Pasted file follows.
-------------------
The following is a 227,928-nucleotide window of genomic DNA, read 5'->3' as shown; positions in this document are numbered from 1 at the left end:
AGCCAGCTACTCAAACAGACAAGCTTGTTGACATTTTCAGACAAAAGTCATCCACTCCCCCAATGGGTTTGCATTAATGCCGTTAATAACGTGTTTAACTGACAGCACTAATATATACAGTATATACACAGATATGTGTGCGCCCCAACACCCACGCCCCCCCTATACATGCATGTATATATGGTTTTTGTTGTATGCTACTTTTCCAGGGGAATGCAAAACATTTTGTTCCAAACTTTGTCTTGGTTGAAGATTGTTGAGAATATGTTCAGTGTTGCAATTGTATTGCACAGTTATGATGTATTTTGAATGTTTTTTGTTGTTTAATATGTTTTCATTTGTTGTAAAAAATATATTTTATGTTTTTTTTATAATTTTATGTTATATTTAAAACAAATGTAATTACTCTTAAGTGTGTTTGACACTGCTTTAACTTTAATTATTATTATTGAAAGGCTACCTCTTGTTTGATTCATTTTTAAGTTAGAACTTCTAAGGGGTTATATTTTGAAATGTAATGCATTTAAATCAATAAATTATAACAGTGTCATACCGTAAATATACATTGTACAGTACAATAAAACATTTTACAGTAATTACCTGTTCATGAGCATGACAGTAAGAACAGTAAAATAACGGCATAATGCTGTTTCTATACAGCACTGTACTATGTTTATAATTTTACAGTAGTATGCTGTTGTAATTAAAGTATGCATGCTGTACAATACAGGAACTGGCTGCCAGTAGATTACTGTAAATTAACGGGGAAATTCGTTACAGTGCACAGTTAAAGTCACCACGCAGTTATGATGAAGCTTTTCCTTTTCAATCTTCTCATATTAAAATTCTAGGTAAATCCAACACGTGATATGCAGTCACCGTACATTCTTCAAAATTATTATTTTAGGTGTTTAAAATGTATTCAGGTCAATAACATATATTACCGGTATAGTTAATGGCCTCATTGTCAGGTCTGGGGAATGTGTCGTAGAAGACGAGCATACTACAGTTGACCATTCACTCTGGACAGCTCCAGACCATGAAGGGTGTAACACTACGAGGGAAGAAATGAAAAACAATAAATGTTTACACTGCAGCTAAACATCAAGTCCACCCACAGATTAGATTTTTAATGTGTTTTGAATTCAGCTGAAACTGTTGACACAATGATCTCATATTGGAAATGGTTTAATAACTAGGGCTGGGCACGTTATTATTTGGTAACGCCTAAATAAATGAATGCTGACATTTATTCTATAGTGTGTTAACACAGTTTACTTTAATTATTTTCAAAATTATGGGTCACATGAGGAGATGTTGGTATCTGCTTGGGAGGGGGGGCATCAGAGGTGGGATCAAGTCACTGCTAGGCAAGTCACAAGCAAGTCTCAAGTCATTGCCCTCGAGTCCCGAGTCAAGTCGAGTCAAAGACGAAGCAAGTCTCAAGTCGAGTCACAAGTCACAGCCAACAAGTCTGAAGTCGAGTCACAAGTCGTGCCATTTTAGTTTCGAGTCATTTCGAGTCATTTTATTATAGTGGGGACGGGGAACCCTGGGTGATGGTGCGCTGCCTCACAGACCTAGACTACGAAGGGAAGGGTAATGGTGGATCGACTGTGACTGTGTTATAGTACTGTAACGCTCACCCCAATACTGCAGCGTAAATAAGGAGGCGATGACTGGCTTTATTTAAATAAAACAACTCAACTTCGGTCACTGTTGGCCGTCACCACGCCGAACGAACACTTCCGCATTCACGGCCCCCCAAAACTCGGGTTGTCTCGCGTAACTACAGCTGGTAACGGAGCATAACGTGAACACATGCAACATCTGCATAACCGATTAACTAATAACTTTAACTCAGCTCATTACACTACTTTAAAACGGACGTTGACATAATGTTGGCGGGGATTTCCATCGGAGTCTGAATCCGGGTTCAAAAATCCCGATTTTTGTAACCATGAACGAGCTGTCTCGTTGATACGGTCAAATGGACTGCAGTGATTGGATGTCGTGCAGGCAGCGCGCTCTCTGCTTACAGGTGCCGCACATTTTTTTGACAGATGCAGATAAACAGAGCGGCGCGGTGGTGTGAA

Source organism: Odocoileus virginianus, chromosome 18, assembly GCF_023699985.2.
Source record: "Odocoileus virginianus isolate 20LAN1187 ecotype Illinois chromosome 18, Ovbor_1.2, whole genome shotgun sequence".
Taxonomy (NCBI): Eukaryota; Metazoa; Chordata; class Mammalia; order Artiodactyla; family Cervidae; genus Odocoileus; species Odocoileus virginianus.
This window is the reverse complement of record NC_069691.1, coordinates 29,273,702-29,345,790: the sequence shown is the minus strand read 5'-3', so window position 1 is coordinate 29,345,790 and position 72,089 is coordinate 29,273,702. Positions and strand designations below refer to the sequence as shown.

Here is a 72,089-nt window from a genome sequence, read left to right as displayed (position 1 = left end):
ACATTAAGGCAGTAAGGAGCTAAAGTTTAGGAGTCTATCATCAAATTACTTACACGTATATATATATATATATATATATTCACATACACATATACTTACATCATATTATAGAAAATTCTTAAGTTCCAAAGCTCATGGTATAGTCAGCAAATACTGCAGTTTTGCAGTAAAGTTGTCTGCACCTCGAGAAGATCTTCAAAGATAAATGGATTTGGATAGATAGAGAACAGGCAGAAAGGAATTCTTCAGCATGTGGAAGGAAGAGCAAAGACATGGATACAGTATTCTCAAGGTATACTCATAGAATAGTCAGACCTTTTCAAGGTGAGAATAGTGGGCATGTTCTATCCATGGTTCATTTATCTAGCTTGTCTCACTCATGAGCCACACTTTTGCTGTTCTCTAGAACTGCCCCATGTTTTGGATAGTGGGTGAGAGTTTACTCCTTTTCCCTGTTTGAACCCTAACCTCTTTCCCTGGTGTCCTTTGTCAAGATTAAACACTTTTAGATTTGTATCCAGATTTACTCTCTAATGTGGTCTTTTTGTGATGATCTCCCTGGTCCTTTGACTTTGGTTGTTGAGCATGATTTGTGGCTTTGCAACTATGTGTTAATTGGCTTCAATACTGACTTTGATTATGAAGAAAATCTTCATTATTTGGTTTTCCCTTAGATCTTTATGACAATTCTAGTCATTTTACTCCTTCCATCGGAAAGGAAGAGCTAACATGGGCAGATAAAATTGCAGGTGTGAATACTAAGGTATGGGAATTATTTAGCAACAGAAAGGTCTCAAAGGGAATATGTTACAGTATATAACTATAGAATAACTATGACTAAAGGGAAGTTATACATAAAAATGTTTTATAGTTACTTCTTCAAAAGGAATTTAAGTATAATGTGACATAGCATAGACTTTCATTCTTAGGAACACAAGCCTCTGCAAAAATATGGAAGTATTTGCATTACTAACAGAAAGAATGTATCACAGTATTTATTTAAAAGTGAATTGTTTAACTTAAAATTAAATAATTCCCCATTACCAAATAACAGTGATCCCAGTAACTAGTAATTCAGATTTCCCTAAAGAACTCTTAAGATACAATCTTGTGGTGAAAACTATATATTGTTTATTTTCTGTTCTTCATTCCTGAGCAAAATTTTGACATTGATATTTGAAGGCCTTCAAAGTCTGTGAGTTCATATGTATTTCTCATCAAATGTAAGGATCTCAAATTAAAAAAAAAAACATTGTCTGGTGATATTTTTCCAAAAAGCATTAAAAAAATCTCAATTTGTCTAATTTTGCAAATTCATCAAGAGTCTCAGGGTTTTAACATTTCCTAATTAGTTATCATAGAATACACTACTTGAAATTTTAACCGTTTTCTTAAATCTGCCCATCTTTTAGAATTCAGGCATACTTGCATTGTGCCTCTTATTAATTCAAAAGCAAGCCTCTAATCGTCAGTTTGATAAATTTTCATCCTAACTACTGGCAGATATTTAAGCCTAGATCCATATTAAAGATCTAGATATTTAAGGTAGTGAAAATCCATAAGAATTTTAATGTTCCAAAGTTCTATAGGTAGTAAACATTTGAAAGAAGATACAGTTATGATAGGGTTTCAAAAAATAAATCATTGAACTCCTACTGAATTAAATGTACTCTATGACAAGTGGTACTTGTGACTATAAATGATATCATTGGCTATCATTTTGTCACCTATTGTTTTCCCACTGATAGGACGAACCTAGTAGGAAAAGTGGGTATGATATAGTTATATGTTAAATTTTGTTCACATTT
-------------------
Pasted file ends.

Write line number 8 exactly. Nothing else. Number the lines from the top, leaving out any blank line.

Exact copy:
ACATTAAGGCAGTAAGGAGCTAAAGTTTAGGAGTCTATCATCAAATTACTTACACGTATATATATATATATATATATATTCACATACACATATACTTACATCATATTATAGAAAATTCTTAAGTTCCAAAGCTCATGGTATAGTCAGCAAATACTGCAGTTTTGCAGTAAAGTTGTCTGCACCTCGAGAAGATCTTCAAAGATAAATGGATTTGGATAGATAGAGAACAGGCAGAAAGGAATTCTTCAGCATGTGGAAGGAAGAGCAAAGACATGGATACAGTATTCTCAAGGTATACTCATAGAATAGTCAGACCTTTTCAAGGTGAGAATAGTGGGCATGTTCTATCCATGGTTCATTTATCTAGCTTGTCTCACTCATGAGCCACACTTTTGCTGTTCTCTAGAACTGCCCCATGTTTTGGATAGTGGGTGAGAGTTTACTCCTTTTCCCTGTTTGAACCCTAACCTCTTTCCCTGGTGTCCTTTGTCAAGATTAAACACTTTTAGATTTGTATCCAGATTTACTCTCTAATGTGGTCTTTTTGTGATGATCTCCCTGGTCCTTTGACTTTGGTTGTTGAGCATGATTTGTGGCTTTGCAACTATGTGTTAATTGGCTTCAATACTGACTTTGATTATGAAGAAAATCTTCATTATTTGGTTTTCCCTTAGATCTTTATGACAATTCTAGTCATTTTACTCCTTCCATCGGAAAGGAAGAGCTAACATGGGCAGATAAAATTGCAGGTGTGAATACTAAGGTATGGGAATTATTTAGCAACAGAAAGGTCTCAAAGGGAATATGTTACAGTATATAACTATAGAATAACTATGACTAAAGGGAAGTTATACATAAAAATGTTTTATAGTTACTTCTTCAAAAGGAATTTAAGTATAATGTGACATAGCATAGACTTTCATTCTTAGGAACACAAGCCTCTGCAAAAATATGGAAGTATTTGCATTACTAACAGAAAGAATGTATCACAGTATTTATTTAAAAGTGAATTGTTTAACTTAAAATTAAATAATTCCCCATTACCAAATAACAGTGATCCCAGTAACTAGTAATTCAGATTTCCCTAAAGAACTCTTAAGATACAATCTTGTGGTGAAAACTATATATTGTTTATTTTCTGTTCTTCATTCCTGAGCAAAATTTTGACATTGATATTTGAAGGCCTTCAAAGTCTGTGAGTTCATATGTATTTCTCATCAAATGTAAGGATCTCAAATTAAAAAAAAAAACATTGTCTGGTGATATTTTTCCAAAAAGCATTAAAAAAATCTCAATTTGTCTAATTTTGCAAATTCATCAAGAGTCTCAGGGTTTTAACATTTCCTAATTAGTTATCATAGAATACACTACTTGAAATTTTAACCGTTTTCTTAAATCTGCCCATCTTTTAGAATTCAGGCATACTTGCATTGTGCCTCTTATTAATTCAAAAGCAAGCCTCTAATCGTCAGTTTGATAAATTTTCATCCTAACTACTGGCAGATATTTAAGCCTAGATCCATATTAAAGATCTAGATATTTAAGGTAGTGAAAATCCATAAGAATTTTAATGTTCCAAAGTTCTATAGGTAGTAAACATTTGAAAGAAGATACAGTTATGATAGGGTTTCAAAAAATAAATCATTGAACTCCTACTGAATTAAATGTACTCTATGACAAGTGGTACTTGTGACTATAAATGATATCATTGGCTATCATTTTGTCACCTATTGTTTTCCCACTGATAGGACGAACCTAGTAGGAAAAGTGGGTATGATATAGTTATATGTTAAATTTTGTTCACATTT